Drunk people are good at lots of things. They are good at ordering drinks. They are good at cajoling other drunk people into dares. They are good at chasing adventure. They are good at combining all three of these talents to work in frenetic, exciting concert. They are less good at piloting helicopters.
This past December, a Russian businessman's private helicopter crashed into a forest an hour northwest of Moscow, killing him and two passengers. At the time, Russian papers described the chopper's owner, 35-year-old Fedor Tsarev, as "notorious"; shortly before his death, he was charged in connection with all sorts of things the cartoonish villain of an animated kids movie would be charged with: deforestation, illegal mining, corruption, making million-dollar toothpicks out of Truffula Trees, setting FernGully on fire, etc. Once, when police tried to arrest him at his mansion, he fled the scene by helicopter. Neighbors reportedly complained to the Moskovskij Komsomolets newspaper that he would sometimes land his aircraft in public parks and soccer fields where children played.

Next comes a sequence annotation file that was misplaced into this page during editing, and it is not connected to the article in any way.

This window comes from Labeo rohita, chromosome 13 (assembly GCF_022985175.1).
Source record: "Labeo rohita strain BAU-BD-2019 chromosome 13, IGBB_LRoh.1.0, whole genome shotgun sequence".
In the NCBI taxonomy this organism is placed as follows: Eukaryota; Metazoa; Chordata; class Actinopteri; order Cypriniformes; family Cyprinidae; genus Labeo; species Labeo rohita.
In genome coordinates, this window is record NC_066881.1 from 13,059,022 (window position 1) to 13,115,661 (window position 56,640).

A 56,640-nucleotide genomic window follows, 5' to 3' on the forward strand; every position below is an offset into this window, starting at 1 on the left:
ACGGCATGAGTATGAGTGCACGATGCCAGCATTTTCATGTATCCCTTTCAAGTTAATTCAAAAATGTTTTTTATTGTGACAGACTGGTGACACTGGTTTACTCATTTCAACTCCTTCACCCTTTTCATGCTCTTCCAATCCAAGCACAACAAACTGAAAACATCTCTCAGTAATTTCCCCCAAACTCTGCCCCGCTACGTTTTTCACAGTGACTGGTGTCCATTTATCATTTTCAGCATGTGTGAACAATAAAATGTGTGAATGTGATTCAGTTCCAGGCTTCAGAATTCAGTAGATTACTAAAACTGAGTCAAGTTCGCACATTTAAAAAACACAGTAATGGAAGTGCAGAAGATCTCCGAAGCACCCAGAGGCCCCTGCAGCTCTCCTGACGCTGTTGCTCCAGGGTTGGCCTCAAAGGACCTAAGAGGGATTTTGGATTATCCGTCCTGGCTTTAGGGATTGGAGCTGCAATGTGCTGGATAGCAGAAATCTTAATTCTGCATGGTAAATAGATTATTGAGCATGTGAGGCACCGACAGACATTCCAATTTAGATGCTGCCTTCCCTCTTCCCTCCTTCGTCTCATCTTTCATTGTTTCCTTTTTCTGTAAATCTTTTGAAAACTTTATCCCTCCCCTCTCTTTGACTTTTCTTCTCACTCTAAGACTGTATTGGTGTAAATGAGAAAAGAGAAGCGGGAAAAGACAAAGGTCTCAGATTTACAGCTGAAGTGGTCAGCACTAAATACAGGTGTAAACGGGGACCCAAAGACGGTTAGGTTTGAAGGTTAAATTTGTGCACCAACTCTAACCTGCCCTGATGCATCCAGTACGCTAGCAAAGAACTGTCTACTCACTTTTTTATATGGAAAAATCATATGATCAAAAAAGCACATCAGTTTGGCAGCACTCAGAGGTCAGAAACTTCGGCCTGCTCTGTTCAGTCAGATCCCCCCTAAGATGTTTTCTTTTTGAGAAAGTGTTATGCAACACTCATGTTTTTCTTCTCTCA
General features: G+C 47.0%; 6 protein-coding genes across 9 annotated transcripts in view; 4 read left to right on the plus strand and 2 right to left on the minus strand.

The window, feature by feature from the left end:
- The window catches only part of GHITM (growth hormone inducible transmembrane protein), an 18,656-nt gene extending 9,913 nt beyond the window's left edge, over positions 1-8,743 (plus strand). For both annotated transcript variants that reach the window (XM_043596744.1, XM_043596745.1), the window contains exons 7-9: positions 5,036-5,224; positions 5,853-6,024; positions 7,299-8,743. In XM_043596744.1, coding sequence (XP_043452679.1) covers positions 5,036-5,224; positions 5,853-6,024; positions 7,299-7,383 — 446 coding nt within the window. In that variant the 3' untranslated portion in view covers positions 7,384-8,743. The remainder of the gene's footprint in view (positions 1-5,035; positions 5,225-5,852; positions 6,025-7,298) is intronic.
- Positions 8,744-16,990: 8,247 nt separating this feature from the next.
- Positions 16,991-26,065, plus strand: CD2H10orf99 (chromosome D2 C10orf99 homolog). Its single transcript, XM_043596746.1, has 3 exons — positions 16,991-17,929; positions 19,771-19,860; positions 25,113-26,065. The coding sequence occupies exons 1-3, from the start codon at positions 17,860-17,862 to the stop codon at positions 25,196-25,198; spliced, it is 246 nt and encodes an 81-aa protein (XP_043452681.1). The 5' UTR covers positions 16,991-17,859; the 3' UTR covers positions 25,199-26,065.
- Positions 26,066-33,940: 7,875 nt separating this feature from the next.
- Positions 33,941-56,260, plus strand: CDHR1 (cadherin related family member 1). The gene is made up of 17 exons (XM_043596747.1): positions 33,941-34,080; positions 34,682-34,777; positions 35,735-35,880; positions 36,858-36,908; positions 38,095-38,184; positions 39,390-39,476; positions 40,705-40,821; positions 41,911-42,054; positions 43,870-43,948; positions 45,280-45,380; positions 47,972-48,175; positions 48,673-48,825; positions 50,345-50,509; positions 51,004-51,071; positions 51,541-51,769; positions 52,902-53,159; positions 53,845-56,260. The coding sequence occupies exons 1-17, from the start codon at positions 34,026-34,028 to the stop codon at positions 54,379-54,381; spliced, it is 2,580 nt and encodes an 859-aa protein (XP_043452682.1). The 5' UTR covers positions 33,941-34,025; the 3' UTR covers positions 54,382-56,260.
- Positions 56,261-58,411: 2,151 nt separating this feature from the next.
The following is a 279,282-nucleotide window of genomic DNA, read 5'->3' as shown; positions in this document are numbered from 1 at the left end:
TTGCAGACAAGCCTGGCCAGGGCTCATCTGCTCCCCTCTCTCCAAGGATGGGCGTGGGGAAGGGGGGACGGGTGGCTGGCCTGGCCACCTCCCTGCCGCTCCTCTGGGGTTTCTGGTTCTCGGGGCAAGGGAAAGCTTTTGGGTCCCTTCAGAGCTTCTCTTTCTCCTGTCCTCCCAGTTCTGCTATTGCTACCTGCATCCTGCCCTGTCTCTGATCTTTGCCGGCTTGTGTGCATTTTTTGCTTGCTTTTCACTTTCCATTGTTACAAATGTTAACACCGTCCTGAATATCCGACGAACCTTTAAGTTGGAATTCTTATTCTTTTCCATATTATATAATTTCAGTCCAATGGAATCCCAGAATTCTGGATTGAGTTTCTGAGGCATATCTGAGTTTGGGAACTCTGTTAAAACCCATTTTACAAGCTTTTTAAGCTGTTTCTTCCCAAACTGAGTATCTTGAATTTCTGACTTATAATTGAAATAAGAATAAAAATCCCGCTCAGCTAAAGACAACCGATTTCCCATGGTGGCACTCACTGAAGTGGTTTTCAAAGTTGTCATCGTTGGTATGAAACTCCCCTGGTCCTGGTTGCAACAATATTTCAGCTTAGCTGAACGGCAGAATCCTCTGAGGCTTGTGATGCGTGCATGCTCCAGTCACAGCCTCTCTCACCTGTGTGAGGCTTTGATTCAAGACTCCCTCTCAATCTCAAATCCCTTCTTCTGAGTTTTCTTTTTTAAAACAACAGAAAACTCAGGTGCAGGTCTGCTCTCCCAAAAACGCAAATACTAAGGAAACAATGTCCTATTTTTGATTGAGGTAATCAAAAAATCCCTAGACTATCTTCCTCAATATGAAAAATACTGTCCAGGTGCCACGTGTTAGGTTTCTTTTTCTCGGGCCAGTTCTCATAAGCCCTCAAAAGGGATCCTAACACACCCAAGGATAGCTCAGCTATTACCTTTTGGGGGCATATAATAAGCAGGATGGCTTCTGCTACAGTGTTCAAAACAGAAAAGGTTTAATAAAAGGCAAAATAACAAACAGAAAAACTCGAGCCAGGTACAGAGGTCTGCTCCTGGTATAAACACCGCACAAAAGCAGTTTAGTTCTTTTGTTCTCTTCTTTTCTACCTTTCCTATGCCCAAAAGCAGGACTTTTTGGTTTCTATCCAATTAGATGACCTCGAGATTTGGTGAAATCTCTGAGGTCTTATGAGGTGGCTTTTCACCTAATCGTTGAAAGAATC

Testing revealed Tsarev's blood alcohol level at the time of the crash to be .09. However, officials don't believe he was the one operating the helicopter as he was found sitting in the front left seat, rather than the pilot's chair on the right. Perhaps because friends don't let friends drive (a plane) drunk, Tsarev apparently handed the controls over to one of his passengers. Unfortunately, the passengers were even drunker than he was, with BACs of .16 and .22.
Of course, even if Tsarev hadn't been intoxicated, he wouldn't have been qualified to fly the helicopter on the night of December 8; the medical documents he used to obtain his license were forged.
To contact the author of this post, email firstname.lastname@example.org.